Those who receive the Covid-19 vaccine could expect to receive a vaccination ID card, official images suggest.
The pictures show the card to be more of a reminder, as ministers have stated that people will not need “Covid passports”.
The small card, about the side of a credit card, sports NHS branding and has two blocks where information of the first dose and the second dose will need to be entered.
The other side reads: “Don’t forget your Covid-19 vaccination. Make sure you keep this record card in your purse or wallet.
It appears that the card will act more as a reminder for patients to complete the two step vaccination process.
Covid-19 vaccination card issued in Wales
Welsh Health minister Vaughan Gething explained that those who receive the vaccine will be issued with a card which details the vaccine name, date of immunisation and batch number of each of the doses given.
He said, “These will act as a reminder for a second dose and for the type of vaccine, and it will also give information about how to report side effects.”
Speaking about the vaccine rollout in Wales, Gething said, “People will be sent appointments with details of the location where they will receive the vaccination, dependent on where they are on the schedule and risk.
“There will be no need to apply for or ask GPs or pharmacists for the vaccination, as invitation will be done automatically.”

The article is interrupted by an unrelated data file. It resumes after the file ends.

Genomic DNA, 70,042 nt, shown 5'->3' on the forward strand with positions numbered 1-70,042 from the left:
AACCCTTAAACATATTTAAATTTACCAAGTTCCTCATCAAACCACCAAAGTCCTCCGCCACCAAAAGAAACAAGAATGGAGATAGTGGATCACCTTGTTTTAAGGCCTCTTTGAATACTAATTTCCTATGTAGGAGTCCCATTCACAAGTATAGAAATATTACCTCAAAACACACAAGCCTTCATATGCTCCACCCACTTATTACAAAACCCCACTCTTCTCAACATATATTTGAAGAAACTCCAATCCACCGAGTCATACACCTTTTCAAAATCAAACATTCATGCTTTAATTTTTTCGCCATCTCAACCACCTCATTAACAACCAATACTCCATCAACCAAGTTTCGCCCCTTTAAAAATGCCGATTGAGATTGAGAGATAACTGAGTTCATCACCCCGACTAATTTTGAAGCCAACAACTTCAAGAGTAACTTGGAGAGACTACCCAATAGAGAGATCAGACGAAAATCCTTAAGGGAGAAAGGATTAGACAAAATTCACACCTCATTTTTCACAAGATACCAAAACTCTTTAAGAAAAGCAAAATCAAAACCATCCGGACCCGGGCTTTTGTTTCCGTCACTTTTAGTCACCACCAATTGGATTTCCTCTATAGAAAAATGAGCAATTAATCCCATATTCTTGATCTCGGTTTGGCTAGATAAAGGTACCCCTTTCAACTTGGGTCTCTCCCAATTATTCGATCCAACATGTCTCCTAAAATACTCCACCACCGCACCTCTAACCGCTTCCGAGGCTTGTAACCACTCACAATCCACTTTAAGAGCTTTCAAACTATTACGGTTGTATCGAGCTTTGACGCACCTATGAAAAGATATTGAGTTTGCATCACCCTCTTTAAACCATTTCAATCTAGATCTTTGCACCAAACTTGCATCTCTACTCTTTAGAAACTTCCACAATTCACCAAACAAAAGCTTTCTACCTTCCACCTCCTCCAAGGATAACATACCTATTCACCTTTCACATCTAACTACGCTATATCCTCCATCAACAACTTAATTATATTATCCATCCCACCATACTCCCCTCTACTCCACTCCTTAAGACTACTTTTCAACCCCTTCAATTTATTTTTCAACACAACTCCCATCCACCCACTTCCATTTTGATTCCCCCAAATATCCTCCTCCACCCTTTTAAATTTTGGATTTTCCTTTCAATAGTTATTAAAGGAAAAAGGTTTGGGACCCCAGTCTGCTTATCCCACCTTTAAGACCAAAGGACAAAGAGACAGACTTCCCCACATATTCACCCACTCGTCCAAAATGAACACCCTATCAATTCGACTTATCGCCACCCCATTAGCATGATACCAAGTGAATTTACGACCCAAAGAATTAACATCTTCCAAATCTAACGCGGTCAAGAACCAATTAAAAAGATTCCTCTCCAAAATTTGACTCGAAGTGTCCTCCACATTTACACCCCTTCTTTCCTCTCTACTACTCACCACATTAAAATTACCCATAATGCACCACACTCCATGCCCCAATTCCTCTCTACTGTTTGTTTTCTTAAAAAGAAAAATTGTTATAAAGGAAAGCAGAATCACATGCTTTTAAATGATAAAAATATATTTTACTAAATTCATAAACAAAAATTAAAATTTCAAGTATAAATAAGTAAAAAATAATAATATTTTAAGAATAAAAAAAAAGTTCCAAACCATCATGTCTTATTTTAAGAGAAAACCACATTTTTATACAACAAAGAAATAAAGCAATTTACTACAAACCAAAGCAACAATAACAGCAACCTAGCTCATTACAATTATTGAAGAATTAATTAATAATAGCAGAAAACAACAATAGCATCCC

‘No plans for vaccine passports’
Speaking to Sky News, Cabinet Officer minister Michael Gove said, “No, that’s not being planned… I certainly am not planning to introduce any vaccine passports and I don’t know anyone else in government who is.”
However, UK health minister Nadhim Zahawi, who is in charge of the vaccine roll out, has said that proof of vaccination could be helpful for industries, such as hospitality.
Talking to the BBC, Zahawi said, “We are looking at the technology… But, also, I think you’ll probably find that restaurants and bars and cinemas and other venues, sports venues, will probably also use that system.”
Professor Deborah Dunn-Walters, professor of immunology at the University of Surrey, has said that the government will need to get more information in regards to the exact amount of protection the vaccine offers before being able to utilise potential vaccine passports.
She said, “For example, how long would vaccination provide protection against contracting Covid-19? Would vaccination stop you from transmitting the illness as well as preventing you getting sick?
“These are just a couple of the questions that will need to be answered, on top of the ethical considerations, before we can start to consider the possibility of vaccine passports.”